Judge rules Halifax Transit had no cause to fire bus driver

Jill Webb gets to drive again

JILL WEBB GOT HER JOB BACK. She wouldn’t have without her union. Even then it wasn’t easy. Why it wasn’t, and why she was fired to begin with, raises it’s own questions.

Halifax Transit fired Jill in September 2018. Her union, the Amalgamated Transit Union (ATU), Local 508, stood by her. They filed a grievance to challenge her firing. An arbitrator ruled the employer went too far: Jill should not have been fired.

Halifax Transit refused to accept the ruling. They demanded, and got, a judicial review of the arbitrator’s ruling.

Nova Scotia Supreme Court Justice Jamie Campbell heard the case. He agreed with the arbitrator. Halifax Transit was wrong to fire Jill. On Dec. 11, after close to 20 months without work or pay, Jill Webb got her job back.

What really got Jill Webb fired?

Three things to know about Jill Webb: she is a woman, she is Black and she questions authority. Not someone bosses are ever likely to pick as Employee of the Month.

Jill Webb is what bosses call a “problem employee”—the kind they like to “weed out.” Halifax Transit found reasons to discipline her with suspensions five times in her seven years as a bus driver. A suspension in 2017 was for “disrespect with passengers.”

And yet, 2017 is the year she won gold as the best bus driver in the city in the People’s Choice Awards run by the Halifax Coast newspaper.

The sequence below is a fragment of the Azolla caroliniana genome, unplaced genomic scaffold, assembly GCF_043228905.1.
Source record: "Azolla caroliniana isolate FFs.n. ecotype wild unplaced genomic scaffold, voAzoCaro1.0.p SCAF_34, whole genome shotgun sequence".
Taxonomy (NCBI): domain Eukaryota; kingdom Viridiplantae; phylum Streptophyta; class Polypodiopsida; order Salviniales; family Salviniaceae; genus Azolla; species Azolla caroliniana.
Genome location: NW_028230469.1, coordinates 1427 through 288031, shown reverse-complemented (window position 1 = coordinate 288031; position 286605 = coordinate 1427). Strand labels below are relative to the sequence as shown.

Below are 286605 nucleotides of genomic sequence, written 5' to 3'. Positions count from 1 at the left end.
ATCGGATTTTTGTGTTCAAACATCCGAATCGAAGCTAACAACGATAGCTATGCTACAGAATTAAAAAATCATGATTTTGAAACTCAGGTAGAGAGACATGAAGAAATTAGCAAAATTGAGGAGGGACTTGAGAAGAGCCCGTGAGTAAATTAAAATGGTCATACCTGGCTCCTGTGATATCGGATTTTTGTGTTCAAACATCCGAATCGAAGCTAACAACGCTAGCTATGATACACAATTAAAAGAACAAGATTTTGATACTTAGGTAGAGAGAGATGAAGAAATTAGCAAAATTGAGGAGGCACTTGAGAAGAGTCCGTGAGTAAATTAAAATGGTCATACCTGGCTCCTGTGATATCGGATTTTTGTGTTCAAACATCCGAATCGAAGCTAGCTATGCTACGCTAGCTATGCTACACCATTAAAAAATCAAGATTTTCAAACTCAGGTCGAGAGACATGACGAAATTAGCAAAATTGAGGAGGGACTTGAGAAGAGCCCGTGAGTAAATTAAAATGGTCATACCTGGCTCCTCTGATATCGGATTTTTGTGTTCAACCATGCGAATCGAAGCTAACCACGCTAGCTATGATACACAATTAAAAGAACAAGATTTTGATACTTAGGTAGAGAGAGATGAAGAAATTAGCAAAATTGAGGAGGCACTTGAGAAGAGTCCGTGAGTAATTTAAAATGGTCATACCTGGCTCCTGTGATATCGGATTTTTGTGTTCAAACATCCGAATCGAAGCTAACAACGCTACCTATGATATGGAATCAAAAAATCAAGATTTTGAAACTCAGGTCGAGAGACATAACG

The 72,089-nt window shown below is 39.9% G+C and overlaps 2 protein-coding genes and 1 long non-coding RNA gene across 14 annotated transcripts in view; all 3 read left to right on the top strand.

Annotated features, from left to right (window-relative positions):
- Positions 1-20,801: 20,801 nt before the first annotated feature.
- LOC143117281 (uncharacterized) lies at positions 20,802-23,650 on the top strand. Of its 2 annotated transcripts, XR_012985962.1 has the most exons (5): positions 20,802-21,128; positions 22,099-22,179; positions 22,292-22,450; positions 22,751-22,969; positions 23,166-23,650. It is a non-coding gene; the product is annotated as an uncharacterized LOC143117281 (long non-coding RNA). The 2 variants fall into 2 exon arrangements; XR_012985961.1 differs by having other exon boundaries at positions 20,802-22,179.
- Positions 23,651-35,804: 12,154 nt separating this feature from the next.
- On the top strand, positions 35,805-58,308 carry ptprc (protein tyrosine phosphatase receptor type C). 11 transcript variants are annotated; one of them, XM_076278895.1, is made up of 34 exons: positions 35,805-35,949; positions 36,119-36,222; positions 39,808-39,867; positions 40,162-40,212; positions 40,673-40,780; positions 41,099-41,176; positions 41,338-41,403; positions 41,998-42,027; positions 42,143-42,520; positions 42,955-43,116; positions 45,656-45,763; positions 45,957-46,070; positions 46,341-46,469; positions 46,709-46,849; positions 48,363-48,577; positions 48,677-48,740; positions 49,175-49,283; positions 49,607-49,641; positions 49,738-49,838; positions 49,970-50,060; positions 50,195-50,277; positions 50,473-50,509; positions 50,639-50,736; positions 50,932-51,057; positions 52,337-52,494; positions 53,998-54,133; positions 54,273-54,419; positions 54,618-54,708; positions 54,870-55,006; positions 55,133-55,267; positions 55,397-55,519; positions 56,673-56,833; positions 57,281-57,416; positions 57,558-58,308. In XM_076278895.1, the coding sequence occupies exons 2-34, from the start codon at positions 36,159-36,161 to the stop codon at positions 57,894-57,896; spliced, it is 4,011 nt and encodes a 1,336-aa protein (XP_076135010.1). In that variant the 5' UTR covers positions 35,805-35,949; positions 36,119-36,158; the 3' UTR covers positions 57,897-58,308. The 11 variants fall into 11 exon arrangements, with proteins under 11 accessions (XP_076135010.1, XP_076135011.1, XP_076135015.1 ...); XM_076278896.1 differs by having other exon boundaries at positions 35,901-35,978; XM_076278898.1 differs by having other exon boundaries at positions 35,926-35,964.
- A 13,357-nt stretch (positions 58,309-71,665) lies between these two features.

The write-up in the Coast noted: “Jill Webb is excited. And why not? After six and a half years behind the wheel of nearly every transit route in the city, she’s been voted Halifax’s Best Bus Driver. Not only does Webb keep the wheels turning, but she makes sure to treat her passengers with respect and kindness. ‘I took the bus my whole life, and I know what it’s like taking the bus, so I try to treat people as good as I can.’”

‘Coherent, rational and transparent’

If Halifax Transit was out to get Jill Webb they overplayed their hand. Jill’s union said so, an arbitrator said so and the a NS Supreme Court justice said so.

“From the ‘wide-angled’ perspective, the arbitrator’s decision was reasonable,” wrote Justice Campbell. “The reasoning path was internally coherent, rational, and transparent. The conclusion that he reached was reasonably supportable on the facts and the law.”

The justice also wrote finding fault with the arbitrator’s ruling against Halifax Transit would require a willful disregard of the reasoning used “[e]ven if one were to feel compelled to venture into the weeds on this one.”

Halifax Transit fired Webb as a penalty justified by four incidents in the summer of 2018. The arbitrator ruled that two of those incidents did not warrant any discipline.

In the third the arbitrator noted: “I find it ironic that the grievor [Webb] was the one who was threatened, filed a complaint and ends up being disciplined.”

In the fourth the arbitrator ruled the incident was “deserving of discipline.”

‘An extreme remedy’

“Having found that discipline was justified regarding two of the four incidents, the arbitrator went on to consider whether the termination of Ms. Webb’s employment was an extreme remedy and if so, what alternate penalty would be fair and reasonable,” Campbell wrote.

The arbitrator did decide Webb’s punishment was too harsh.

Campbell confirmed that Halifax Transit had cause to discipline Webb. But not to terminate her. He also held that enduring a 20-month unpaid suspension while fighting to get her job back was penalty enough.

Justice Campbell also awarded $1,000 in costs to the union.

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